Sub-module (4)

Tables 9 and 10 contain the proteins and the enriched GO-BPs in sub-module (4).

Table 9 NCBI gene descriptions, predicted status, and hub status for the 18 proteins in sub-module (4)
Table 10 Selected enriched GO-BPs of enrichment analysis for sub-module (4)

As given in Table 10, sub-module (4) has proteins that are associated with both plant cell wall organization (GO:0071555) and cellulose catabolic process (GO:0030245) pathways. The proteins GLU5, GLU3, and Os06t0697000-02 are involved with cell wall organization, and GLU5 and GLU3 are involved with cellulose catabolic process. Cell walls are important in any form of plant development, and cellulose is the major component of the plant cell wall. Cellulose biosynthesis and cell wall loosening enable turgor-driven cell expansion in growing plants, and it has been speculated that endo-1,4-b-glucanases (EGases) play a central role in these complex activities [52]. GLU3 and GLU5 (GLUs) have been directly annotated to the hydrolysis of endo-1,4-b-glucanases [53, 54]. GLUs play important roles in root development, and glu mutants have reduced root development [54]. Furthermore, GLU5 is expressed in lateral root primordia during auxin-induced lateral root development [53].

Phosphate ion transport (GO:0006817) in a plant is mediated by several transporter protein families such as the Pht1 family [55]. PT2 and PT3 belong to the pht1 family and are predicted candidates in sub-module (4). Both root hair length and frequency increase in response to phosphate (Pi) starvation, and the gene expression of OsPT2 is increased during Pi starvation. Therefore, it is reasonable to speculate that PT2, which is a predicted candidate protein, probably has a direct association with Pi transport [55, 56].

FH1 is an intramodular hub in sub-module (4) and also an intermodular hub. FH1 has been directly annotated to root hair development [57, 58]. EXPA8 in sub-module 4 (degree = 7) was not considered a hub according to the hub selection criteria of this study. However, it is a root-specific expansin protein, and expansins are plant cell wall proteins that are involved in cell wall modifications [59, 60]. Overexpression of the OsEXPA8 gene has shown improved root system architecture with longer primary roots and a higher number of lateral roots and root hairs [59, 60]. Moreover, repression of OsEXPA8 has reduced the cell size of the root vascular system and plant height [60]. This evidence proves that sub-module (4) is linked to root development via cell wall organization.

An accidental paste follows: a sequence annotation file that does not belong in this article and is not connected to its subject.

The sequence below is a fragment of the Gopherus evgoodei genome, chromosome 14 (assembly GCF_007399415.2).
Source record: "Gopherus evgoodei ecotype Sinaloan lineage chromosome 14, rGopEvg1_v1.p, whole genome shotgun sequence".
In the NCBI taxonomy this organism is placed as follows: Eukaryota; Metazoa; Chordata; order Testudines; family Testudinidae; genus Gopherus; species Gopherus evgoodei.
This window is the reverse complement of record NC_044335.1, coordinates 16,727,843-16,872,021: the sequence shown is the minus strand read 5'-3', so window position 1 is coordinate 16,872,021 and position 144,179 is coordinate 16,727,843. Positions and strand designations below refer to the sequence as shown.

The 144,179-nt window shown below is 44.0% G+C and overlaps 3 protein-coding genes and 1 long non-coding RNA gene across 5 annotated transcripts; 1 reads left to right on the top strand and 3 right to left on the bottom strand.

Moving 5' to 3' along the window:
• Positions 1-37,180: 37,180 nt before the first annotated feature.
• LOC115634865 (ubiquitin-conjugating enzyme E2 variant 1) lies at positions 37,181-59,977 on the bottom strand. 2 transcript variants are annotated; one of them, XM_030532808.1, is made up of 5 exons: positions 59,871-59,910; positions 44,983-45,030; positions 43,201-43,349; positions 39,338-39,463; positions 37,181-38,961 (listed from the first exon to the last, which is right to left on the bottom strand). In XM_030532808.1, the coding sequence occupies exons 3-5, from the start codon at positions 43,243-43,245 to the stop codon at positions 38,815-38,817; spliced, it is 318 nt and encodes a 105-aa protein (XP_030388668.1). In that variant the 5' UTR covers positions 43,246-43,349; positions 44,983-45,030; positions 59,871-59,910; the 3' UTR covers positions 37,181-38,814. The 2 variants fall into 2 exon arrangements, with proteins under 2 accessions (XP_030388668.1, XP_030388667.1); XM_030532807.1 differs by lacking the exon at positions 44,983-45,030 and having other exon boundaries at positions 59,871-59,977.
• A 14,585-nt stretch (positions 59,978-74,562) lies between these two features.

Proteins of other sub-modules are listed in Supplementary Table S4. They did not have any significant enriched GO-BP terms related to root development and need further investigation to confirm their involvement in root development.

Identification and analysis of hub proteins

There are two types of hubs: intramodular and intermodular hubs [22]. Intramodular hubs are found within a functional module, while intermodular hubs act between the modules to interconnect them [21,22,23].

Intramodular hubs

For this study, the top 10% of proteins with the highest degrees were selected [61] as intramodular hubs, which corresponds to a degree cutoff of 8, resulting in 20 proteins (Table 11).

Table 11 Details of intramodular hub proteins

Some of the hubs are from the seed proteins, and others are predicted candidates for root development in O. sativa. The predicted hubs are important findings because their relevance in root development has not been revealed to date. They also confirm the accuracy and importance of the predictions. Among the predicted hubs, there were candidates annotated to the enriched GO-BP terms related to the root development in O. sativa, although they lack direct experimental evidence for root development. For example, Os04t0672900-01 and Osj_07614 of sub-module (1) were annotated to GO:0071786: endoplasmic reticulum tubular network organization (Table 4), which is a GO-BP term associated with root development.